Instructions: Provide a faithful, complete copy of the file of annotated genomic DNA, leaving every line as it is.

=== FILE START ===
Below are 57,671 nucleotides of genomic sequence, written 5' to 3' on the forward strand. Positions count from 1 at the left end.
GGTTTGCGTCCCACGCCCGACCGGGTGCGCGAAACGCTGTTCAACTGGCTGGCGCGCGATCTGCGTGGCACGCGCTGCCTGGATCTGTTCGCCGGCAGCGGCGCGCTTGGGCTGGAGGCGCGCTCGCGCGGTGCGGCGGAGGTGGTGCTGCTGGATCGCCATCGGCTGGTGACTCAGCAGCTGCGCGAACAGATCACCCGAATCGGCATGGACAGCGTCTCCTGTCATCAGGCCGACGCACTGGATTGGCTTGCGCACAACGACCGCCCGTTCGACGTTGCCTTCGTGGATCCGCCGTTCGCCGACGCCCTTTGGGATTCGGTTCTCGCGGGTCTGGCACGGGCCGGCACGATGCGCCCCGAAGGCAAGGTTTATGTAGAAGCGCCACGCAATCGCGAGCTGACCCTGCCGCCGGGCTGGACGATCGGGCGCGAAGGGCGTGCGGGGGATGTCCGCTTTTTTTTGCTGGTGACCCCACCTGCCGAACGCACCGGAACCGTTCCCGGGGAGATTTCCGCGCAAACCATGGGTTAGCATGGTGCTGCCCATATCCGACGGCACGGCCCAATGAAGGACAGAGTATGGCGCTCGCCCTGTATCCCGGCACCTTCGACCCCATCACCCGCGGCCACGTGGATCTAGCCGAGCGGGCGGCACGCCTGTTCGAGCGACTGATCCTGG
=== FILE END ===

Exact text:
Below are 57,671 nucleotides of genomic sequence, written 5' to 3' on the forward strand. Positions count from 1 at the left end.
GGTTTGCGTCCCACGCCCGACCGGGTGCGCGAAACGCTGTTCAACTGGCTGGCGCGCGATCTGCGTGGCACGCGCTGCCTGGATCTGTTCGCCGGCAGCGGCGCGCTTGGGCTGGAGGCGCGCTCGCGCGGTGCGGCGGAGGTGGTGCTGCTGGATCGCCATCGGCTGGTGACTCAGCAGCTGCGCGAACAGATCACCCGAATCGGCATGGACAGCGTCTCCTGTCATCAGGCCGACGCACTGGATTGGCTTGCGCACAACGACCGCCCGTTCGACGTTGCCTTCGTGGATCCGCCGTTCGCCGACGCCCTTTGGGATTCGGTTCTCGCGGGTCTGGCACGGGCCGGCACGATGCGCCCCGAAGGCAAGGTTTATGTAGAAGCGCCACGCAATCGCGAGCTGACCCTGCCGCCGGGCTGGACGATCGGGCGCGAAGGGCGTGCGGGGGATGTCCGCTTTTTTTTGCTGGTGACCCCACCTGCCGAACGCACCGGAACCGTTCCCGGGGAGATTTCCGCGCAAACCATGGGTTAGCATGGTGCTGCCCATATCCGACGGCACGGCCCAATGAAGGACAGAGTATGGCGCTCGCCCTGTATCCCGGCACCTTCGACCCCATCACCCGCGGCCACGTGGATCTAGCCGAGCGGGCGGCACGCCTGTTCGAGCGACTGATCCTGG